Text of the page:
Born in Richibucto, New Brunswick to Henry O'Leary and Mary O'Leary, he received his higher education from St. Joseph's College in Memramcook then studied Theology at the Grand Seminary in Montreal. On September 21 1901, O'Leary was ordained a priest in Richibucto. The same year he went to Rome, where he later earned doctorates in Theology, Philosophy, and Canon Law.
In 1907 O'Leary was appointed priest for the Sacred Heart Parish in Bathurst, New Brunswick. The following year, he was appointed Vicar General for the Diocese of Chatham. In 1913 O'Leary became Bishop for the Diocese of Charlottetown on Prince Edward Island but as St. Dunstan's Basilica in Charlottetown had recently burned down, O'Leary was consecrated at the Sacred Heart Church in Bathurst.
One of his first acts was to have a new cathedral built on the site of the ruined Basilica. It was completed during O'Leary's tenure and opened in 1919.
In World War I many Diocesan parishioners joined the armed services and several priests became chaplains. During this time, the new Saint Vincent Orphanage was completed to replace the old one in Charlottetown.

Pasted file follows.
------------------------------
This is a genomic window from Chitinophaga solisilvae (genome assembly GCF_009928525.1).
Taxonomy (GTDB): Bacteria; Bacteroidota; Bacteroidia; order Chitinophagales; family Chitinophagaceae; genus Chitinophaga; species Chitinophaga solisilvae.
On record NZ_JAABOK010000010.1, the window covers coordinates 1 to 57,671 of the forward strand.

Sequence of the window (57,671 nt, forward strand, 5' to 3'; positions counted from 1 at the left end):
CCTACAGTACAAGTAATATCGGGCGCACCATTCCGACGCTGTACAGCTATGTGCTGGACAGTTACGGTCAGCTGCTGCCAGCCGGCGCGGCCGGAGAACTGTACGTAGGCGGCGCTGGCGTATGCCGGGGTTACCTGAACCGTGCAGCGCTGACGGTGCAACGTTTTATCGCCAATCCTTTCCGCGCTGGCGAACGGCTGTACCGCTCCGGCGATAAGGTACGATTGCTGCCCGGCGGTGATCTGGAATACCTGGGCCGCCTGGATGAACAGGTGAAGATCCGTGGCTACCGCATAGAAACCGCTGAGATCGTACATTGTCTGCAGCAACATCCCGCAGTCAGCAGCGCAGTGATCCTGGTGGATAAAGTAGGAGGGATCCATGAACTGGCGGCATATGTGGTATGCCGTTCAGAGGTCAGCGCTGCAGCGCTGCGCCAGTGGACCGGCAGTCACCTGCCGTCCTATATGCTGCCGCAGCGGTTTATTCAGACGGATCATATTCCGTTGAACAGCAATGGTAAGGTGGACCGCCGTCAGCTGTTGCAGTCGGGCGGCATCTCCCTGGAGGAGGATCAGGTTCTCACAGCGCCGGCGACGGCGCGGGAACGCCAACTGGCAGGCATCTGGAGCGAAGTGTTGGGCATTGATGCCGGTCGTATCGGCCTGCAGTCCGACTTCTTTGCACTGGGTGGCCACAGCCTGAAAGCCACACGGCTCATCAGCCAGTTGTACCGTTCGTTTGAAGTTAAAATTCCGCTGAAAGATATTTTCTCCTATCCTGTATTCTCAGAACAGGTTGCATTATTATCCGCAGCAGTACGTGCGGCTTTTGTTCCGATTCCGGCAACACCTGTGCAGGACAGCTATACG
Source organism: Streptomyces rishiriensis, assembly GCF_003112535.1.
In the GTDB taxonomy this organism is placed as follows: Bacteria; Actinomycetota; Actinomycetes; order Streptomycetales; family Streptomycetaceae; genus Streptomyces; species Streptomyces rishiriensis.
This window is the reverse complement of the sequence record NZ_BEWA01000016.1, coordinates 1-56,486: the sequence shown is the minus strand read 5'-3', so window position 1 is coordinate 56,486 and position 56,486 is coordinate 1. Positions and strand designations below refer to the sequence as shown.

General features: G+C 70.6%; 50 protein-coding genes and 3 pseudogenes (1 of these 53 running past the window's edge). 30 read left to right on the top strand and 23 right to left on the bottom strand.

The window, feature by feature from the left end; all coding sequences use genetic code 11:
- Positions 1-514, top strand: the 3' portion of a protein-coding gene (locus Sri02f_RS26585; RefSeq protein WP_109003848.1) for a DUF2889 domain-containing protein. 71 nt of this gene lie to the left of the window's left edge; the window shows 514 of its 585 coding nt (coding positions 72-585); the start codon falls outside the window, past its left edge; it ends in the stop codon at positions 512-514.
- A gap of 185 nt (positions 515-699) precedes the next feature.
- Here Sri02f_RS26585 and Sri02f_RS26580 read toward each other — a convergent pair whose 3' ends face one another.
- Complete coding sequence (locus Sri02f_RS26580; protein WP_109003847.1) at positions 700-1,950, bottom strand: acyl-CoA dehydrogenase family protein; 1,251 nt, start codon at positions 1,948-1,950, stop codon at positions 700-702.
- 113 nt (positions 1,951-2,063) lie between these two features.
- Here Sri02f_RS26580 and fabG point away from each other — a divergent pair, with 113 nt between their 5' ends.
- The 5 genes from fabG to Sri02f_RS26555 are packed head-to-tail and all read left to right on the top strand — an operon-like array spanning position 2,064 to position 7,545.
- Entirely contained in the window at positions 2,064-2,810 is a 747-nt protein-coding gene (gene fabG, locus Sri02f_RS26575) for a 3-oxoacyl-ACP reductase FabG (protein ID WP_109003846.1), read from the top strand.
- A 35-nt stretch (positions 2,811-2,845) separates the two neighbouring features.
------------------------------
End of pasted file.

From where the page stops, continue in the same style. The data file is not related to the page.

O'Leary founded a convent in 1916 when the Sisters of St. Martha of Prince Edward Island was established.
In 1919, during his tenure, St. Dunstan's College, which had been started years ago by Bishop Bernard McDonald on the closure of St. Andrew's College, became a university with the power to grant its own degrees. The first fundraising for the university raised over $40,000.
The Charlottetown Hospital, which had been backed by Bishop Peter McIntyre in the 19th century continued to grow as a new maternity department opened in 1918 and a school of nursing was established in 1920. The hospital was under the supervision of the Grey Nuns of Quebec, whose presence had been felt in the Diocese of Charlottetown for many years.
After seven years as Bishop of Charlottetown, O'Leary was appointed Archbishop of the Archdiocese of Edmonton, in the Western Canadian region. Archbishop Henry Joseph O'Leary died in 1938. His remains were interred in St. Joachim's Cemetery in Edmonton.
The Archbishop O'Leary Catholic High School in Edmonton, founded in the 1960s, was named after him.